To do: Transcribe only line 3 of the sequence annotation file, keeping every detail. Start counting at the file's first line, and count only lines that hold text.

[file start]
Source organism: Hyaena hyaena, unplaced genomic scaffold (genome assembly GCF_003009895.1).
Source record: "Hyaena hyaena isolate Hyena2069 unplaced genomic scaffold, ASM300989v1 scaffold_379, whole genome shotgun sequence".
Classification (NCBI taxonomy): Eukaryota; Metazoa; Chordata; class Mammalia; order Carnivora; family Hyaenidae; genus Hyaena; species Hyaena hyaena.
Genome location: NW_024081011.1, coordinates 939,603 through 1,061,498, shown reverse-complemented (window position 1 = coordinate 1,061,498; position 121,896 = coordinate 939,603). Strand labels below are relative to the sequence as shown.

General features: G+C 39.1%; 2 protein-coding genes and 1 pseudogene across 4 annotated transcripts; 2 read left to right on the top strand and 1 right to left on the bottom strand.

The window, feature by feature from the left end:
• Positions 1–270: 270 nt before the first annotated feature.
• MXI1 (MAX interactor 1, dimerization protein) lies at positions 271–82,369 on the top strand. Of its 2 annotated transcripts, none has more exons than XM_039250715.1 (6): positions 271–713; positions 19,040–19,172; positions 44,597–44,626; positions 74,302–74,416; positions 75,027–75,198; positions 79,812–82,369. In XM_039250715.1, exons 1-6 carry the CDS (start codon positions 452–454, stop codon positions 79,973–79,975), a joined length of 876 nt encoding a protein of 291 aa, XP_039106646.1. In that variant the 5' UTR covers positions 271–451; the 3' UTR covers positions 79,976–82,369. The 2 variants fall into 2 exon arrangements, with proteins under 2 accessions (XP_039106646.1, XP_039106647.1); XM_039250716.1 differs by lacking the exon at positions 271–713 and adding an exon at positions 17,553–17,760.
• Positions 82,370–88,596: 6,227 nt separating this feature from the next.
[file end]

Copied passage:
Classification (NCBI taxonomy): Eukaryota; Metazoa; Chordata; class Mammalia; order Carnivora; family Hyaenidae; genus Hyaena; species Hyaena hyaena.